Pew’s Global Attitudes Project has just released a new study called “Islamic Extremism: Common Concern for Muslim and Western Publics,” which finds that support for terror is waning among the sampled Muslim public, lending some objective support to those who claim a moderate Islam will emerge from the current struggle within the faith.
In Turkey, Morocco and Indonesia, 15% or fewer now say such actions are justifiable. In Pakistan, only one-in-four now take that view (25%), a sharp drop from 41% in March 2004. In Lebanon, 39% now regard acts of terrorism as often or sometimes justified, again a sharp drop from the 73% who shared that view in 2002. A notable exception to this trend is Jordan, where a majority (57%) now says suicide bombings and other violent actions are justifiable in defense of Islam.
When it comes to suicide bombings in Iraq, however, Muslims in the surveyed countries are divided. Nearly half of Muslims in Lebanon and Jordan, and 56% in Morocco, say suicide bombings against Americans and other Westerners in Iraq are justifiable. However, substantial majorities in Turkey, Pakistan and Indonesia take the opposite view.
Concerns over Islamic extremism, extensive in the West even before this month’s terrorist attacks in London, are shared to a considerable degree by the publics in several predominantly Muslim nations surveyed. Nearly three-quarters of Moroccans and roughly half of those in Pakistan, Turkey and Indonesia see Islamic extremism as a threat to their countries. Most Muslim publics are also expressing less support for terrorism than in the past. Confidence in Osama bin Laden has declined markedly in some countries and fewer believe suicide bombings that target civilians are justified in the defense of Islam.
But Pew polling — conducted among more than 17,000 people in 17 countries between late-April and early-June — also finds that while Muslim and non-Muslim publics share some common concerns, they have very different attitudes regarding the impact of Islam on their countries. Muslim publics worry about Islamic extremism, but the balance of opinion in predominantly Muslim countries is that Islam is playing a greater role in politics, and most welcome that development. The public is divided in Turkey, however, about whether a greater role for Islam in the political life of that country is desirable.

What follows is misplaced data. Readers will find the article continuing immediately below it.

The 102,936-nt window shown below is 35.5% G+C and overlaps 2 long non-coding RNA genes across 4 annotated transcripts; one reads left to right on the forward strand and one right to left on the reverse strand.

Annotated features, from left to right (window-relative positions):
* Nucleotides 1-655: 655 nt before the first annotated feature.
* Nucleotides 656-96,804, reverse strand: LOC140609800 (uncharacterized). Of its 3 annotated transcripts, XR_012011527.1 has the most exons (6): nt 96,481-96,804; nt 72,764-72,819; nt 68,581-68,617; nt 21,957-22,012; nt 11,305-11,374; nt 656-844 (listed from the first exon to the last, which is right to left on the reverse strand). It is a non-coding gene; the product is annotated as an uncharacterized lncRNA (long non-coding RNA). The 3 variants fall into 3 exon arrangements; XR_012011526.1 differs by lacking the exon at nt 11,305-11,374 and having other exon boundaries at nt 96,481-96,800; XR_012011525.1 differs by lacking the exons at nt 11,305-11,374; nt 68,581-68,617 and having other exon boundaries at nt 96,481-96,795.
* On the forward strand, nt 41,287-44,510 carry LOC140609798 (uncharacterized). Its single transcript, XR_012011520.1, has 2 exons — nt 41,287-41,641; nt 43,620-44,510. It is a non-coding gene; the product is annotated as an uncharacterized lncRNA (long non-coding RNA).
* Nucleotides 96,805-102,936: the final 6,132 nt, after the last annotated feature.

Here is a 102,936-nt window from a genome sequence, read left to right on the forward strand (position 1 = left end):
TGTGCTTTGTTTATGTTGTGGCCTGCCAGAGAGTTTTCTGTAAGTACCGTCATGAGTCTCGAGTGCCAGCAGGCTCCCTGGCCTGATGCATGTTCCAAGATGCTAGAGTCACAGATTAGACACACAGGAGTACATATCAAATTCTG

In non-Muslim majority countries, fears of Islamic extremism are closely associated with worries about Muslim minorities. Western publics believe that Muslims in their countries want to remain distinct from society, rather than adopt their nation’s customs and way of life. There is a widespread perception in countries with significant Muslim minorities, including the U.S., that resident Muslims have a strong and growing sense of Islamic identity. In France, Germany and the Netherlands, those who see a growing sense of Islamic identity among resident Muslims overwhelmingly view this as a negative development.
There is evidence that these concerns are associated with opposition to Turkey’s entry into the European Union. Overall, nearly two-thirds of French (66%) and Germans (65%) oppose Turkey’s EU bid, as do a majority of the Dutch (53%). Support for Turkey’s admittance to the EU is most extensive in Spain (68%) and Great Britain (57%).
Hostility toward Muslims is much lower in Great Britain, the United States and Canada than in other Western countries surveyed.
But anti-Semitism is pandemic in the Islamic world. People in predominantly Muslim countries have mixed views of Christians and strongly negative views of Jews. In Lebanon, which has a large Christian minority, 91% of the public thinks favorably of Christians. Smaller majorities in Jordan and Indonesia also have positive views of Christians. However, in Turkey (63%), Morocco (61%) and Pakistan (58%), solid majorities express negative opinions of Christians.
In Lebanon, all Muslims and 99% of Christians say they have a very unfavorable view of Jews. Similarly, 99% of Jordanians have a very unfavorable view of Jews. Large majorities of Moroccans, Indonesians, Pakistanis and six-in-ten Turks also view Jews unfavorably.
In most of Europe as well as North America, majorities or pluralities judge some religions as more prone to violence than others, and those that do mostly have Islam in mind. Similarly, in India, among the 39% who see some religions as more violent than others, nearly three-in-four (73%) point to Islam, while 17% designate Hinduism. In predominantly Muslim countries, many agree that some religions are more prone to violence than others, but those who think this mostly have Judaism in mind.
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